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Confederate Prisoner Cemetery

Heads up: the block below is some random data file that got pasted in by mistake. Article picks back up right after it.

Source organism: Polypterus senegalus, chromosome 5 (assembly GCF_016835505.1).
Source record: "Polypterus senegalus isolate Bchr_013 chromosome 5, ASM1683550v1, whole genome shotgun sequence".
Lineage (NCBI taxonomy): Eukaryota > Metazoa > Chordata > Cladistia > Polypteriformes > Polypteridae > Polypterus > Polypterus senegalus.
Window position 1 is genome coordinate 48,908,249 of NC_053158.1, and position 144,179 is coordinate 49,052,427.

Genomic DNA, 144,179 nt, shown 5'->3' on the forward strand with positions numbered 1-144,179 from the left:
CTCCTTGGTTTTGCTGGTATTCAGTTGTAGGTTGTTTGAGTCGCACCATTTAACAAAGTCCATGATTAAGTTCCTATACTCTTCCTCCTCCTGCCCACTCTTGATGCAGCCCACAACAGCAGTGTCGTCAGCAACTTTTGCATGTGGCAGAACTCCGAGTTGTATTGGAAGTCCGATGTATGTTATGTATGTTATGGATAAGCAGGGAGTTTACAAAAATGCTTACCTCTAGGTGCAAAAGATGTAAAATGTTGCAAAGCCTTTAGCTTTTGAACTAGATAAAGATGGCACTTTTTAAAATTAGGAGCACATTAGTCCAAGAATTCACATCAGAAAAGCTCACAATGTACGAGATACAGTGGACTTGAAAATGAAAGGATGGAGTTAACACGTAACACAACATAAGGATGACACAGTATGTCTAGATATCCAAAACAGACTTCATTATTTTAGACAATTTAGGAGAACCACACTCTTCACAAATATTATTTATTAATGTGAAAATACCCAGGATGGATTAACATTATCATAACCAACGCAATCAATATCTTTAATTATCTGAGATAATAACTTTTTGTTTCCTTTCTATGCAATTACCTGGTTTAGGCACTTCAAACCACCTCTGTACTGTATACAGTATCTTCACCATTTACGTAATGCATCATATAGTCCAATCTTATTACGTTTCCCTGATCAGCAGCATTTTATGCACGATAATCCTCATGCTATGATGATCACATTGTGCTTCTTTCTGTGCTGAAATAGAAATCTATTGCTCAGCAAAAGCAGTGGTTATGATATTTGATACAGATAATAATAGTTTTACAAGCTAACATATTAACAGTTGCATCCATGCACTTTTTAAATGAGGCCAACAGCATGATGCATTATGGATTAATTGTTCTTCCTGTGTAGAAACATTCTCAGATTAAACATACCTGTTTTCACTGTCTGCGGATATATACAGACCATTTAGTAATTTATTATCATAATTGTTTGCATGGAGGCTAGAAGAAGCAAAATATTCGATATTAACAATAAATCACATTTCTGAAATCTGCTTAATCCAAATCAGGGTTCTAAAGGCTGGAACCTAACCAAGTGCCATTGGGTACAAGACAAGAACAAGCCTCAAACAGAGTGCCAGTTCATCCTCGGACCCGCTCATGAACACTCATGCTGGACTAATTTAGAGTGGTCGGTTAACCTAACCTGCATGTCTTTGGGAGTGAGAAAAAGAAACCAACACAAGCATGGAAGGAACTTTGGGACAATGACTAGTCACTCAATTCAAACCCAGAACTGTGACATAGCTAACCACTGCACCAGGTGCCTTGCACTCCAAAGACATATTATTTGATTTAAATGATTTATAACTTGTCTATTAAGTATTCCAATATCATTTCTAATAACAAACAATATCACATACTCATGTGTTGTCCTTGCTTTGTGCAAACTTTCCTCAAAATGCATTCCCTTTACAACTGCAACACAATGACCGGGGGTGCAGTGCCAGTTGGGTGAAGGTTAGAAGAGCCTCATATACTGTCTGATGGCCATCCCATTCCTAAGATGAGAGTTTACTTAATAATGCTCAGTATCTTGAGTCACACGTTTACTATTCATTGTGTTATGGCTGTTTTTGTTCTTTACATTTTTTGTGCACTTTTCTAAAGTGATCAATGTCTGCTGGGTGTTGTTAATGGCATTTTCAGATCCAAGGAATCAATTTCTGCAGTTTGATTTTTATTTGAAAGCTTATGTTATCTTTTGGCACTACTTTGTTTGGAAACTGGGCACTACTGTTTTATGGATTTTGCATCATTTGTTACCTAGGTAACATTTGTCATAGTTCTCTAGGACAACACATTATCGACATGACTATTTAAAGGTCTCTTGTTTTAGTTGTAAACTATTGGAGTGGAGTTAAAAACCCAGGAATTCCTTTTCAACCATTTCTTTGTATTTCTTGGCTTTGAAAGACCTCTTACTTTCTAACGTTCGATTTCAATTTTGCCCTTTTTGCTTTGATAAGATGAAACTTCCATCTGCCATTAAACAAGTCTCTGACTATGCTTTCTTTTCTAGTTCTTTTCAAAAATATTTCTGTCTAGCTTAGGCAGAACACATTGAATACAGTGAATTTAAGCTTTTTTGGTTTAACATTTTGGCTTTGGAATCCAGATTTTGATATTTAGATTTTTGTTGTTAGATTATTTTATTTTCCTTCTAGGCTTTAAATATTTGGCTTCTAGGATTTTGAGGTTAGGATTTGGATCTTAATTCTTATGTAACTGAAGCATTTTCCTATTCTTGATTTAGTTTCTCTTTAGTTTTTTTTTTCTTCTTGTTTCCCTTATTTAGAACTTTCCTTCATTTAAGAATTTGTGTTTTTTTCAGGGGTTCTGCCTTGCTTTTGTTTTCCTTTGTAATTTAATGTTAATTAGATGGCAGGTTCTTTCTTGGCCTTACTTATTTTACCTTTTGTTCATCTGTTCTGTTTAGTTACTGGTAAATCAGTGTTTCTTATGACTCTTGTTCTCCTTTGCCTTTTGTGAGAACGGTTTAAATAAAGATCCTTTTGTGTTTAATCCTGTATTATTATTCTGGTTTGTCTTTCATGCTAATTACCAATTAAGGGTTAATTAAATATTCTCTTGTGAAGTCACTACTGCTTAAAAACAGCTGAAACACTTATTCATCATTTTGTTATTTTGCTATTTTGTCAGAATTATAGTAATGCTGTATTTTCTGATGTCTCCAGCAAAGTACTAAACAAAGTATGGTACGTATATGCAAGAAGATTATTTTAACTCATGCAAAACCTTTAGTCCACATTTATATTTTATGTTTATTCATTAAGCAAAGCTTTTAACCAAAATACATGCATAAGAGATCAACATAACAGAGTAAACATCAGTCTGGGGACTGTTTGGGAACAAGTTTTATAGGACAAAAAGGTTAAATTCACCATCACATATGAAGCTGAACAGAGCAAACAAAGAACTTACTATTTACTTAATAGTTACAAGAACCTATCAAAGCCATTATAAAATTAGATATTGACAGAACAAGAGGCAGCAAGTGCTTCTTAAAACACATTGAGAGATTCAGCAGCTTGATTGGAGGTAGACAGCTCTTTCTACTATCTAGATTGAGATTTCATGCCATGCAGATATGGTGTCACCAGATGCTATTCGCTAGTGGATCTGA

In 1862, the first 12,000 Confederate prisoners of war entered the federal military prison in Alton, Ill., and over the next three years, more than 1,500 of them died of smallpox, dysentery and malnourishment. Although some of the prisoners were shipped to Small Pox Island in the Mississippi River, where they died, most perished in the prison itself. The bodies were then carted along the winding Hop Hollow Road to a backwoods cemetery just north of town. Today, the only visible remains are one tombstone and a towering obelisk engraved with 1,534 names of dead Confederates. There are, however, less visible relics, so it's said, which dart on moonlit nights from tree to tree. Numerous sightings of Confederate phantoms have been reported from the cemetery, and an entire ghost-hunting industry has sprung up in Alton as a result. The cemetery, on Hop Hollow Road, is open all night.

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